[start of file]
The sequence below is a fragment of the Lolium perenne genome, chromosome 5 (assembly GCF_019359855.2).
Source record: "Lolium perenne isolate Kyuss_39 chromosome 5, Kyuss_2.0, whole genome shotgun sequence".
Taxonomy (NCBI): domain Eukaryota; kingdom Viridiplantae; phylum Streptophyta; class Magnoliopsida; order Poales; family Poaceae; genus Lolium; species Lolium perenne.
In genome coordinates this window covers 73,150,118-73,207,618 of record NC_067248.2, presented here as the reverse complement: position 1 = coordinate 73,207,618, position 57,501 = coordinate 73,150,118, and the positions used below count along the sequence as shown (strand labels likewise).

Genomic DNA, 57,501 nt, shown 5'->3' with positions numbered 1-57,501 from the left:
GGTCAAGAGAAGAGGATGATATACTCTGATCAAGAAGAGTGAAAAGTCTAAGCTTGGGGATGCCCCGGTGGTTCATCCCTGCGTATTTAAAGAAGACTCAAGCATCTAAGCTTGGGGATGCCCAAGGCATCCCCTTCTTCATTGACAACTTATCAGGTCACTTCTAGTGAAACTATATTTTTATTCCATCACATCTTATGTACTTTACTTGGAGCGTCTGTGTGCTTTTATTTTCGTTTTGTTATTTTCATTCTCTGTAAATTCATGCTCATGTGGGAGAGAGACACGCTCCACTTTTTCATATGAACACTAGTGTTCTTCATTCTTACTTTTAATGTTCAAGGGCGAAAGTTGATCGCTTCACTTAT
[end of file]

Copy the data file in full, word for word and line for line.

The sequence below is a fragment of the Lolium perenne genome, chromosome 5 (assembly GCF_019359855.2).
Source record: "Lolium perenne isolate Kyuss_39 chromosome 5, Kyuss_2.0, whole genome shotgun sequence".
Taxonomy (NCBI): domain Eukaryota; kingdom Viridiplantae; phylum Streptophyta; class Magnoliopsida; order Poales; family Poaceae; genus Lolium; species Lolium perenne.
In genome coordinates this window covers 73,150,118-73,207,618 of record NC_067248.2, presented here as the reverse complement: position 1 = coordinate 73,207,618, position 57,501 = coordinate 73,150,118, and the positions used below count along the sequence as shown (strand labels likewise).

Genomic DNA, 57,501 nt, shown 5'->3' with positions numbered 1-57,501 from the left:
GGTCAAGAGAAGAGGATGATATACTCTGATCAAGAAGAGTGAAAAGTCTAAGCTTGGGGATGCCCCGGTGGTTCATCCCTGCGTATTTAAAGAAGACTCAAGCATCTAAGCTTGGGGATGCCCAAGGCATCCCCTTCTTCATTGACAACTTATCAGGTCACTTCTAGTGAAACTATATTTTTATTCCATCACATCTTATGTACTTTACTTGGAGCGTCTGTGTGCTTTTATTTTCGTTTTGTTATTTTCATTCTCTGTAAATTCATGCTCATGTGGGAGAGAGACACGCTCCACTTTTTCATATGAACACTAGTGTTCTTCATTCTTACTTTTAATGTTCAAGGGCGAAAGTTGATCGCTTCACTTAT